Infections from zoonotic pathogens are normally associated with consumption of contaminated meat and poultry foodstuffs, or from direct contact with farm animals. This is because animals are the normal hosts for the pathogens, but many are not limited to animals. Some are well adapted to survival outside their hosts and can take advantage of favourable conditions elsewhere, for example on the roots of plants. In recent years, high profile food-borne outbreaks have occurred from consumption of contaminated fresh fruit and vegetables, such as spinach, sprouted seeds and melons. Contamination of food crops is most likely to arise from irrigation water or from wildlife in fields. Fortunately outbreaks and infections from these sources are relatively rare, especially in countries such as the UK that adhere to stringent agronomic practices.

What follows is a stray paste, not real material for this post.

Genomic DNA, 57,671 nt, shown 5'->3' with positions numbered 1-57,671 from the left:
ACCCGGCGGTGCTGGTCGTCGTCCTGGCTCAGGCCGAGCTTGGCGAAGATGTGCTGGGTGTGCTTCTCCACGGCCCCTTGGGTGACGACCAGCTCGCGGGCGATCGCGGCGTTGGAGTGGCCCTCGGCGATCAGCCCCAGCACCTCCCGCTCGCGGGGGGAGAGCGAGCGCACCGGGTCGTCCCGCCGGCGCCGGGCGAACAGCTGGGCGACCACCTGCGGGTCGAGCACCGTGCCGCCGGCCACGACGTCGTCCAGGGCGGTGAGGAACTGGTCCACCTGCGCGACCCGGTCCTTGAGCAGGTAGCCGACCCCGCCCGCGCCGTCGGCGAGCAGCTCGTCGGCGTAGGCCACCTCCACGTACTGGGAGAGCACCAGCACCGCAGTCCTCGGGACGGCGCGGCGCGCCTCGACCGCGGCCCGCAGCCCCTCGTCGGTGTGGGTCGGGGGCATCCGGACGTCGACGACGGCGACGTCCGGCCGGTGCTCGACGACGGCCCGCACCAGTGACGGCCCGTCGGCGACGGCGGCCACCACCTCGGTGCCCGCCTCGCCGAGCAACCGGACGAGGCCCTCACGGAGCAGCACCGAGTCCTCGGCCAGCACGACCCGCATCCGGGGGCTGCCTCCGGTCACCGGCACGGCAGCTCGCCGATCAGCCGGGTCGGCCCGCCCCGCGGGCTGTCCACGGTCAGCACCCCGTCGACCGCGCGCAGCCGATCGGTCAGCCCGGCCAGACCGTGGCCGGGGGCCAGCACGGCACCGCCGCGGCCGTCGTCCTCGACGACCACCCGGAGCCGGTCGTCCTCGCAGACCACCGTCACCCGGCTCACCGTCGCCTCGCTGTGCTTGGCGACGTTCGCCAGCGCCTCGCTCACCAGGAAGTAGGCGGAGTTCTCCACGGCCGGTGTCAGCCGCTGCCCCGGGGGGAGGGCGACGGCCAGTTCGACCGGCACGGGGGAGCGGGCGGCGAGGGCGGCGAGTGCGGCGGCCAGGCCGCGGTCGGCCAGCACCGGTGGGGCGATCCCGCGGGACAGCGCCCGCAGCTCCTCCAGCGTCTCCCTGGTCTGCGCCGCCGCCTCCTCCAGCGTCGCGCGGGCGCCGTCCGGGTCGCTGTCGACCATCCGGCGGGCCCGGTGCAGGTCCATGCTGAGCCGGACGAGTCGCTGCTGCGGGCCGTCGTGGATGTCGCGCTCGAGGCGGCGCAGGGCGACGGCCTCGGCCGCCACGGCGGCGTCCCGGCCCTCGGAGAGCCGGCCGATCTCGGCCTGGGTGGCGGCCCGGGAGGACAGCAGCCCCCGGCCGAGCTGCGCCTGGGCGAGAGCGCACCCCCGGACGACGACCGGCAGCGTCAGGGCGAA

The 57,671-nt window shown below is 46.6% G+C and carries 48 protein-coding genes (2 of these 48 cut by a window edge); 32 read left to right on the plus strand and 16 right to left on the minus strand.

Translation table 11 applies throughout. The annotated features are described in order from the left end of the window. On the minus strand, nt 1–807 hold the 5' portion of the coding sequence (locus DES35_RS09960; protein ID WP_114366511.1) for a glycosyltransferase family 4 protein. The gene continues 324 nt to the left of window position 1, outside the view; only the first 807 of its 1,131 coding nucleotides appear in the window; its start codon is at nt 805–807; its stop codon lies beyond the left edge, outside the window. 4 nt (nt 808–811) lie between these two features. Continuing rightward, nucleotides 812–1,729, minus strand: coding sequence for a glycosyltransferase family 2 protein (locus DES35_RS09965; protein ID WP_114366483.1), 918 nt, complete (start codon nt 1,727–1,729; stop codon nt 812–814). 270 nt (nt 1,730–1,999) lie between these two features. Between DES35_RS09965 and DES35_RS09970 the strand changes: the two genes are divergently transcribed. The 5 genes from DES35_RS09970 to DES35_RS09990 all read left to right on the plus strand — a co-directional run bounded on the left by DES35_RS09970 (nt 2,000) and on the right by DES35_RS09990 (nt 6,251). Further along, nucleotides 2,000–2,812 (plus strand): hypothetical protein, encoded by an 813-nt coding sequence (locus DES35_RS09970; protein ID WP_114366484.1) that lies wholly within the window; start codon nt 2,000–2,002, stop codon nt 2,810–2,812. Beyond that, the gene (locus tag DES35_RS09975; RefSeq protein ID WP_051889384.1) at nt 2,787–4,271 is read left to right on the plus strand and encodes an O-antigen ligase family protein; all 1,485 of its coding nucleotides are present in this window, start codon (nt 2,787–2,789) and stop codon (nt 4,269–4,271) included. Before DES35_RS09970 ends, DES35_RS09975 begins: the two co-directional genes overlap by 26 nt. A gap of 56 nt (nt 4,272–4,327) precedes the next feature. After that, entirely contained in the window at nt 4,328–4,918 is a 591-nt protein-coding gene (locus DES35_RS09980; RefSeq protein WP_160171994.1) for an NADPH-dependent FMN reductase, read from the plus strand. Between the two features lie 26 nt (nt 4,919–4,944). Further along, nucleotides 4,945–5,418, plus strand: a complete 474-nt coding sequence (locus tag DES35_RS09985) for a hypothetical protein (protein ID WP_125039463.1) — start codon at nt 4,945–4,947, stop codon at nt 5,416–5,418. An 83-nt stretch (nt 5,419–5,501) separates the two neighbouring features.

Researchers in the CoZEE network investigate how food-borne zoonotic bacteria interact with plants and use them as hosts to grow. Our research has shown that there are many similarities between zoonotic pathogens and plant pathogens in their plant-microbe interactions. It is an intriguing area and has broadened our knowledge about the life stages of zoonotic pathogens outside their normal animal hosts. We are also interested in naturally occurring bacteria in the soil and in association with plants and how they compare to bacteria normally associated with farm animals. An understanding of the genetic differences tells us about the genetic basis to adaptation in different ecological habitats. Obtaining information on the molecular interactions will, in the long term, enable us to implement targeted solutions to reduce or remove the pathogens from our food. Research in the CoZEE network focuses on enteric bacteria including E. coli O157:H7 and Salmonella enterica.